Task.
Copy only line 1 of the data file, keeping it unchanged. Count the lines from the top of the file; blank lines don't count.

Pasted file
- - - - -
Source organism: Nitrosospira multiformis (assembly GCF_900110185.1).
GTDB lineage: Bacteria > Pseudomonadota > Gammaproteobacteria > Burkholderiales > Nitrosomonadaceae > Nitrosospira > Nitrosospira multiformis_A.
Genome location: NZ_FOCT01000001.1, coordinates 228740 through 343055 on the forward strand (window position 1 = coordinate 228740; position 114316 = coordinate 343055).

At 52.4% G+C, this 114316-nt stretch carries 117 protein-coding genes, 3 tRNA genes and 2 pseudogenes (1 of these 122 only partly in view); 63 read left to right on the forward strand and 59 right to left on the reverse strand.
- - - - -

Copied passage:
Source organism: Nitrosospira multiformis (assembly GCF_900110185.1).